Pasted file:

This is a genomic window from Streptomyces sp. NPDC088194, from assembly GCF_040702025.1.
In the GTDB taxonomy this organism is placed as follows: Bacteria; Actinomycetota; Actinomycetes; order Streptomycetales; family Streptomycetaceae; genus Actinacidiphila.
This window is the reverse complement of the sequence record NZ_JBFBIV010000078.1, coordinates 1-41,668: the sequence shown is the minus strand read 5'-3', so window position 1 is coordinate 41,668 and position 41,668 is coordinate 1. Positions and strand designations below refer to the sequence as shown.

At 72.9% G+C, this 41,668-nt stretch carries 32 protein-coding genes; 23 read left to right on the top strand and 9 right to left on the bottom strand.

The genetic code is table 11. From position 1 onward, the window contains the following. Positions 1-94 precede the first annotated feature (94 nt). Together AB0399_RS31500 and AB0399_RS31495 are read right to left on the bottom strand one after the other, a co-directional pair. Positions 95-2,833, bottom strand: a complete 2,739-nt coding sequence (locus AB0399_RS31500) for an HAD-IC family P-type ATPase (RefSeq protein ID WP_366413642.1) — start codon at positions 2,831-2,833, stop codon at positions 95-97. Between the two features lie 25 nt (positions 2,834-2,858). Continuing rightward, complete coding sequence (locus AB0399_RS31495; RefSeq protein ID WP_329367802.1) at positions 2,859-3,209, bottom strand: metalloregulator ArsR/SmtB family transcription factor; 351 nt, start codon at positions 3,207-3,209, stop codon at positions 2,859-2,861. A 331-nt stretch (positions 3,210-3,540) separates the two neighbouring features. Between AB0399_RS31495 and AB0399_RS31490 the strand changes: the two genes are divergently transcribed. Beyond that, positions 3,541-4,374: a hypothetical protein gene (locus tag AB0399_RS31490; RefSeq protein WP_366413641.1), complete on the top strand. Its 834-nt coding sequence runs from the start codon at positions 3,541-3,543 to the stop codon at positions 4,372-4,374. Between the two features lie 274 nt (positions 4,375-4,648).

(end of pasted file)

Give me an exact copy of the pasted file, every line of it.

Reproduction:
This is a genomic window from Streptomyces sp. NPDC088194, from assembly GCF_040702025.1.
In the GTDB taxonomy this organism is placed as follows: Bacteria; Actinomycetota; Actinomycetes; order Streptomycetales; family Streptomycetaceae; genus Actinacidiphila.
This window is the reverse complement of the sequence record NZ_JBFBIV010000078.1, coordinates 1-41,668: the sequence shown is the minus strand read 5'-3', so window position 1 is coordinate 41,668 and position 41,668 is coordinate 1. Positions and strand designations below refer to the sequence as shown.

At 72.9% G+C, this 41,668-nt stretch carries 32 protein-coding genes; 23 read left to right on the top strand and 9 right to left on the bottom strand.

The genetic code is table 11. From position 1 onward, the window contains the following. Positions 1-94 precede the first annotated feature (94 nt). Together AB0399_RS31500 and AB0399_RS31495 are read right to left on the bottom strand one after the other, a co-directional pair. Positions 95-2,833, bottom strand: a complete 2,739-nt coding sequence (locus AB0399_RS31500) for an HAD-IC family P-type ATPase (RefSeq protein ID WP_366413642.1) — start codon at positions 2,831-2,833, stop codon at positions 95-97. Between the two features lie 25 nt (positions 2,834-2,858). Continuing rightward, complete coding sequence (locus AB0399_RS31495; RefSeq protein ID WP_329367802.1) at positions 2,859-3,209, bottom strand: metalloregulator ArsR/SmtB family transcription factor; 351 nt, start codon at positions 3,207-3,209, stop codon at positions 2,859-2,861. A 331-nt stretch (positions 3,210-3,540) separates the two neighbouring features. Between AB0399_RS31495 and AB0399_RS31490 the strand changes: the two genes are divergently transcribed. Beyond that, positions 3,541-4,374: a hypothetical protein gene (locus tag AB0399_RS31490; RefSeq protein WP_366413641.1), complete on the top strand. Its 834-nt coding sequence runs from the start codon at positions 3,541-3,543 to the stop codon at positions 4,372-4,374. Between the two features lie 274 nt (positions 4,375-4,648).